Amadou Sow v. Jefferson B. Sessions, III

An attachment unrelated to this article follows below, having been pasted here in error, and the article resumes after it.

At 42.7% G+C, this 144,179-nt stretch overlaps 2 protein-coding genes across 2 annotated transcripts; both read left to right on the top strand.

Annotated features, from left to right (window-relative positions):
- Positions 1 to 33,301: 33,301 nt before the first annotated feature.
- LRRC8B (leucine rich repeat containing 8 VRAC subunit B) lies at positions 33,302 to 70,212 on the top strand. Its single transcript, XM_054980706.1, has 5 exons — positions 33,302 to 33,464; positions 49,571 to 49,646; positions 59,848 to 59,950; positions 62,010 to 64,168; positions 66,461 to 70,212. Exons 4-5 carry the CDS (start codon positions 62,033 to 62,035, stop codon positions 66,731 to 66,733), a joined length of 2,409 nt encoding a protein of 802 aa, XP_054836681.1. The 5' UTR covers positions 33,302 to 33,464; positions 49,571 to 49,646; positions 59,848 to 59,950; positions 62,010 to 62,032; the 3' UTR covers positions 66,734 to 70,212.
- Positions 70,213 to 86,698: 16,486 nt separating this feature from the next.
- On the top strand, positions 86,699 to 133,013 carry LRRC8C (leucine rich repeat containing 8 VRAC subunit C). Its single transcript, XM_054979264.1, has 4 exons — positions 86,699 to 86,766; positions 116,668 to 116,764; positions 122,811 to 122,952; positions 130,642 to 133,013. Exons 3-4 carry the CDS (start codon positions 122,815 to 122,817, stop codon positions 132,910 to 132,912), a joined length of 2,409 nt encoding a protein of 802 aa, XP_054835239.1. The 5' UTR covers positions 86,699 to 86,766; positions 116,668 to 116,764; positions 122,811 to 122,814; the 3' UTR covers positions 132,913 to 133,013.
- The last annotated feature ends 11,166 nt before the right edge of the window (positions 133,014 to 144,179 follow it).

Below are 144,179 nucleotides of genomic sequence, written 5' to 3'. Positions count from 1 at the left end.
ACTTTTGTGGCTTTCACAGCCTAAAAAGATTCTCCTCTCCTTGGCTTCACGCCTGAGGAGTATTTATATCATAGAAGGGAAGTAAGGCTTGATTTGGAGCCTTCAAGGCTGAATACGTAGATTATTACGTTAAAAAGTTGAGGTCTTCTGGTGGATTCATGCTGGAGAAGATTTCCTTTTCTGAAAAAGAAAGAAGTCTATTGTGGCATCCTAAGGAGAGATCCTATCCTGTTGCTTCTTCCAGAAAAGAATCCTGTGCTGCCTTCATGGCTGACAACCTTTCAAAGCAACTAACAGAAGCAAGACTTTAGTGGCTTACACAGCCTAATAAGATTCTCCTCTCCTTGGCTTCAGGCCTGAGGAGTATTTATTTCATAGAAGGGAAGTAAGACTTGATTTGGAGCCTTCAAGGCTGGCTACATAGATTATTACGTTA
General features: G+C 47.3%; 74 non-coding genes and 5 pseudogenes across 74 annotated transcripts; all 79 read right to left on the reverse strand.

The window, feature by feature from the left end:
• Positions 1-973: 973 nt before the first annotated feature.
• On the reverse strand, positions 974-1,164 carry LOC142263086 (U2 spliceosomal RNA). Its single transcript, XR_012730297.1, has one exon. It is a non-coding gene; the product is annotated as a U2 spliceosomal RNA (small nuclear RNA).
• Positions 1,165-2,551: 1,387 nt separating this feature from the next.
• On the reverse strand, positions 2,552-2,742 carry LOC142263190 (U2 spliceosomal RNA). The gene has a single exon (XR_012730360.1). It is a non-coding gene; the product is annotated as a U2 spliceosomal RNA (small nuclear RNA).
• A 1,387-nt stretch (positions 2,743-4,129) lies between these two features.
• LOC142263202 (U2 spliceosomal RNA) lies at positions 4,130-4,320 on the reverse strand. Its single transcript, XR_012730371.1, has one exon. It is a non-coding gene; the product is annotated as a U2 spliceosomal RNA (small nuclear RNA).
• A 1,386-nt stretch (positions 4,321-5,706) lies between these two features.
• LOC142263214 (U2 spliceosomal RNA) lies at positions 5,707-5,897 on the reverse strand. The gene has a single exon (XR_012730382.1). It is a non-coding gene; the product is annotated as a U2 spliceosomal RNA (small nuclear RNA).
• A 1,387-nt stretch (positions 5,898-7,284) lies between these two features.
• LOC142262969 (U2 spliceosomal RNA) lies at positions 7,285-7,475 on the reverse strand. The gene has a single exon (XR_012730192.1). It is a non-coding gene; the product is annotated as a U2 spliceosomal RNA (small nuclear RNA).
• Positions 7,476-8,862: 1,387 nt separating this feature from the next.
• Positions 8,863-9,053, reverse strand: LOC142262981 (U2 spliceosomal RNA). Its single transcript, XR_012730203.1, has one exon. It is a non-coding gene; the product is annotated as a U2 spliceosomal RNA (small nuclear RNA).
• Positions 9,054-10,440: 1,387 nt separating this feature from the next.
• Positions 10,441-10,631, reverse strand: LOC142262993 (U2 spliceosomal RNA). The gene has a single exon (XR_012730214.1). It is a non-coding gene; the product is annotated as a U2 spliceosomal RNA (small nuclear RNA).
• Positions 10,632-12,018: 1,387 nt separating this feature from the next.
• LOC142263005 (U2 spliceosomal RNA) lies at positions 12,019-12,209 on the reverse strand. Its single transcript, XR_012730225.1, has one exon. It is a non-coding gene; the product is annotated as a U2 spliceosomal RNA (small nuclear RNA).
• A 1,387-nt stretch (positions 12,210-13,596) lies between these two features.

NOT RECOMMENDED FOR PUBLICATION File Name: 18a0148n.06 No. 17-3672 UNITED STATES COURT OF APPEALS FOR THE SIXTH CIRCUIT FILED AMADOU SOW, ) Mar 21, 2018 ) DEBORAH S. HUNT, Clerk Petitioner, ) ) ON PETITION FOR REVIEW v. ) FROM THE UNITED STATES ) BOARD OF IMMIGRATION JEFFERSON B. SESSIONS, III, Attorney General, ) APPEALS ) Respondent. ) ) ) BEFORE: MERRITT and SUTTON, Circuit Judges; CLELAND, District Judge.* CLELAND, District Judge. Amadou Sow petitions this court for review of the Board of Immigration Appeals’ order denying his motion to reopen his asylum proceedings. Because the Board’s decision was not an abuse of discretion, we deny the petition. I. Petitioner Sow is a native and citizen of Mauritania, an African nation. Following the expiration of his tourism visa, Sow requested asylum, 8 U.S.C. § 1158(a), withholding of removal, 8 U.S.C. § 1231(b)(3), and relief under the United Nations Convention Against Torture. 1465 U.N.T.S. 85, G.A. Res. 39/46, 39th Sess., U.N. GA OR Supp. No. 51, at 197, U.N. Dopc. A/39/51 (1984). Sow failed to appear at his asylum interview and the Department of Homeland Security commenced removal proceedings. See U.S.C. § 1227(a)(1)(B); (A.R. 760.) * The Honorable Robert H. Cleland, United States District Judge for the Eastern District of Michigan, sitting by designation. No. 17-3672, Sow v. Sessions At his removal hearing in July of 2010, Sow testified to suffering persecution in his home country due to his ethnicity and political activities. See Sow v. Holder, 518 F. App’x 447, 448 (6th Cir. 2013). Specifically, Sow explained that he joined a political organization known as the Union of Democratic Forces (“UFD”) in Mauritania in 1992. Id. The UDF opposed the then- leader of Mauritania, President Maaoya Ould Taya. Id. Sow alleged that during a protest, armed police (the “Moors”) arrived, threw tear gas into the gathering, and arrested him. Id. The police allegedly detained him for seventy-two hours in a windowless cell with seven others. Sow testified that police interrogated him at three o’clock every morning, punched him on his right hand, called him a “nigger,” burned his hand with candles, injured his knees by making him crawl, beat his back with a truncheon, and stepped on his back. Id. After his release, Sow continued to participate with the UFD, and police continued to summon him to the station. Id. They never again physically harmed him, but they allegedly threatened him, called him names, and detained him for eight to twelve hours at a time. Id. Sow averred that this treatment lasted from 1992 until he left Mauritania to come to the United States in 2001. Id. Sow further testified that after he left Mauritania, the police continued to return to his residence and question his wife regarding his whereabouts. Id. Sow avowed that he could not return to Mauritania because of his problems with the police and the government related to his political activities. Id. If he returned, he intended to continue to participate in the UFD and oppose ...

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